The Letters of Rosa Luxemburg
Edited by Annelies Laschitza, Georg Adler and Peter Hudis
Translated by George Shriver, Verso, 2011
Reading The Letters of Rosa Luxemburg one sometimes feels like a voyeur. Tender love notes are mixed in with daily triumphs and tragedies, accounts of visits with friends, what was for breakfast, nervous missives to one lover written while hiding from another, romantic longings, and multiple self-deprecating jokes about her small stature and ungainly looks. At five hundred and twelve pages, this collection, the most complete available in English, returns the personal struggles of Rosa – often omitted by earlier editors–- to the life of Luxemburg. And somewhere in between hearing of an invigorating walk and watching her curate male affection to assure the publication of her writings, it becomes clear why Verso begins its fourteen-volume complete works of the Polish-born, German revolutionary on such an intimate note: here is a radical portrait for the internet generation. And here’s hoping they pay close attention.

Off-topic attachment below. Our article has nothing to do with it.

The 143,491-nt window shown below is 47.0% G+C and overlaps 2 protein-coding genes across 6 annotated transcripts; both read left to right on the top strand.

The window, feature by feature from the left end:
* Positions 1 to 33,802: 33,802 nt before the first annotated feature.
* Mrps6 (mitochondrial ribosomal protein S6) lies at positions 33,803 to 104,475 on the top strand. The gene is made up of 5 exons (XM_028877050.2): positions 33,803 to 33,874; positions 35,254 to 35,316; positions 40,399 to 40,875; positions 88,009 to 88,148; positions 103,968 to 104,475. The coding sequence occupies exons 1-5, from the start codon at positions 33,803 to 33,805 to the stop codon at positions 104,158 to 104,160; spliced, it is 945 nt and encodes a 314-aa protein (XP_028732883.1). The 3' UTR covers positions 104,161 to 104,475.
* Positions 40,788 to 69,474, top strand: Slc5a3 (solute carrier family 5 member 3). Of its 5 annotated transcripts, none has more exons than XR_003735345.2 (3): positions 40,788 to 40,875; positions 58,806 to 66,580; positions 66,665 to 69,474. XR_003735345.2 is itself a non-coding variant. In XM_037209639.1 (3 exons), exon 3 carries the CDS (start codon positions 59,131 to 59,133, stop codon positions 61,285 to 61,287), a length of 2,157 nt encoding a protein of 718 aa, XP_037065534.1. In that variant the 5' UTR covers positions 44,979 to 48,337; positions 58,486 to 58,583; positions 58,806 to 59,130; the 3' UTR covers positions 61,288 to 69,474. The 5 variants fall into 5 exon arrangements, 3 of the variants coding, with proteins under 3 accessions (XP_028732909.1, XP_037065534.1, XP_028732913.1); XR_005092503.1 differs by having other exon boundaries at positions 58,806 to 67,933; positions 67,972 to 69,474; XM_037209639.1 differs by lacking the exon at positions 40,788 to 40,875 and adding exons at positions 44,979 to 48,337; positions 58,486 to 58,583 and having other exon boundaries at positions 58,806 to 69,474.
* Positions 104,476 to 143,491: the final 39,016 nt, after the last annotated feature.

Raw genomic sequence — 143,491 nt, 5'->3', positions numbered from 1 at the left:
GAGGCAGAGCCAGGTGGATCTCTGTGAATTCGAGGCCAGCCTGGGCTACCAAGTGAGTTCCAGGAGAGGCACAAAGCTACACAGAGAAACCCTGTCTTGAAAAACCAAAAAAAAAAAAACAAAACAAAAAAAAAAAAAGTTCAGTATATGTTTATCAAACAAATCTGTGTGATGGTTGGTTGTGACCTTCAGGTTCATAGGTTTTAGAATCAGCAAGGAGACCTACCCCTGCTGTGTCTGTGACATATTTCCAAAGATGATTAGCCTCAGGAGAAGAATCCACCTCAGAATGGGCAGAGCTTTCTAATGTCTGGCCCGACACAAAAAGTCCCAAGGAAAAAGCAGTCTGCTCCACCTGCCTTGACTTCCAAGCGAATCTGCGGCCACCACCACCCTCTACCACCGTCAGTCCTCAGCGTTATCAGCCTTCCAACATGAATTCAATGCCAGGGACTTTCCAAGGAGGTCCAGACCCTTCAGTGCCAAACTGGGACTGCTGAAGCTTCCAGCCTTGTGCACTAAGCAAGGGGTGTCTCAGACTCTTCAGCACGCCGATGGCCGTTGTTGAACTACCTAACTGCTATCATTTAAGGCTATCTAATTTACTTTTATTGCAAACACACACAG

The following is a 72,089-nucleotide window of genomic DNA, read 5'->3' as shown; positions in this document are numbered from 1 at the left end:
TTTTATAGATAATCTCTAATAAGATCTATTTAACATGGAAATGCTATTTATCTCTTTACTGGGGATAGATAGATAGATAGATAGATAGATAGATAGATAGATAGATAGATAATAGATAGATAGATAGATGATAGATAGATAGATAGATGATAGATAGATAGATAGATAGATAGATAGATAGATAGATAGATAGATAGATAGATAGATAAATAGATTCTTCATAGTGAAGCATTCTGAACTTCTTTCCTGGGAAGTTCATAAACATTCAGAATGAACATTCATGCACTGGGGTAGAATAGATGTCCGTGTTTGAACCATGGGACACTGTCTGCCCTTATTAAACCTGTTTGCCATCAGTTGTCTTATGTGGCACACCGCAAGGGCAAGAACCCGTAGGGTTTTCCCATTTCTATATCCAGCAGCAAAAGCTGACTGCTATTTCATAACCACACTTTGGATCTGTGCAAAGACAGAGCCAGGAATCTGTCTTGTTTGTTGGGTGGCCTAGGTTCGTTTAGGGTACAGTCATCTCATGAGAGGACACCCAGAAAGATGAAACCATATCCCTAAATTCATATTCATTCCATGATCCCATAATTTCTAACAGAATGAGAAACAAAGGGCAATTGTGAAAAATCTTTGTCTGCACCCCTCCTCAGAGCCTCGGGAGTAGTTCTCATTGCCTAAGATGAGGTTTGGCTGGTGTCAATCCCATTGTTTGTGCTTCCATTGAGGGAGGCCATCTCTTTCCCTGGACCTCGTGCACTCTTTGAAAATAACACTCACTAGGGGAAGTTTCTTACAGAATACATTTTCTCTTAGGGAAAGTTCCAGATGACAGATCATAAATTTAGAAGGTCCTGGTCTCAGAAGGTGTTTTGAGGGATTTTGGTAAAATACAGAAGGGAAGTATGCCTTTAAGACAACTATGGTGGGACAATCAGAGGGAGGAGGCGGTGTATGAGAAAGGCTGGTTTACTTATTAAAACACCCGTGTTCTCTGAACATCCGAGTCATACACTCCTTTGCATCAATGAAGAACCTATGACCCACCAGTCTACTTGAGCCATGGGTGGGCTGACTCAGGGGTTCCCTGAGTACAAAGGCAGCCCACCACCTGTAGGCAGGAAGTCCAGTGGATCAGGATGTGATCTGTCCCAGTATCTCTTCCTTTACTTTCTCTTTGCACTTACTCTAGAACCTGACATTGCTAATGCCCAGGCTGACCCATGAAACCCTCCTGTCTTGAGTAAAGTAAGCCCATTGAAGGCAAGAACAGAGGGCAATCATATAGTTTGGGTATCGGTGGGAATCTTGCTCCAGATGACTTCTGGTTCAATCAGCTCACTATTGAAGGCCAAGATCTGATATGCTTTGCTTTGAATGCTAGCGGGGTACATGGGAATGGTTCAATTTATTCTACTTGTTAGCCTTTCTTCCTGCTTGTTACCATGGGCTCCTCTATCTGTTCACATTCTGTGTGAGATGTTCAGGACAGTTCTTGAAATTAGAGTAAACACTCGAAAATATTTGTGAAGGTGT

The last letter in the collection is dated January 11, 1919, Berlin—four days before the 47-year-old Luxemberg’s assassination. Born in Poland in 1871, to a middle-class, Jewish family, Luxemburg left to study economics and earn a doctorate in political theory in Switzerland. The first letter in the collection – dated July 1891 – comes just as she is finishing her studies. Among activists, Luxemburg is most renowned for Reform or Revolution, a blistering riposte to the theory of evolutionary socialism then being advanced by Eduard Bernstein. For scholars of Marxist political economy, it is The Accumulation of Capital that is remembered, sometimes as simply a serious contribution to the emerging theory of imperialism, and sometimes as one of the two or three works of political economy deserving mention in the same breath as Marx himself. She was instrumental in the rise of German Social Democrats, and, upon their betrayal at the outset of the Great War, founded, with Karl Liebknect, the Spartacus League, which was to become the German Communist party. It was Liebknect who, without Luxemburg’s knowledge, ordered the ill-advised uprising against the Weimar republic that provided the pretext for their murder at the hands of the paramilitary freikorps under orders from the Social Democratic government. Beyond this, she was a powerful speaker, a natural theorist and editor, and a peer, a friend, and occasional lover to many of the leaders of the international labor and socialist movements: including Leo Jogiches, Karl Kautsky, Liebknect, and Clara Zetkin. For all this, though, it is perhaps her letters for which she is most beloved. Even after several years on the CIA payroll, as compromised a figure as Sidney Hook still had to admit that they were “among the small literary treasures of the century.”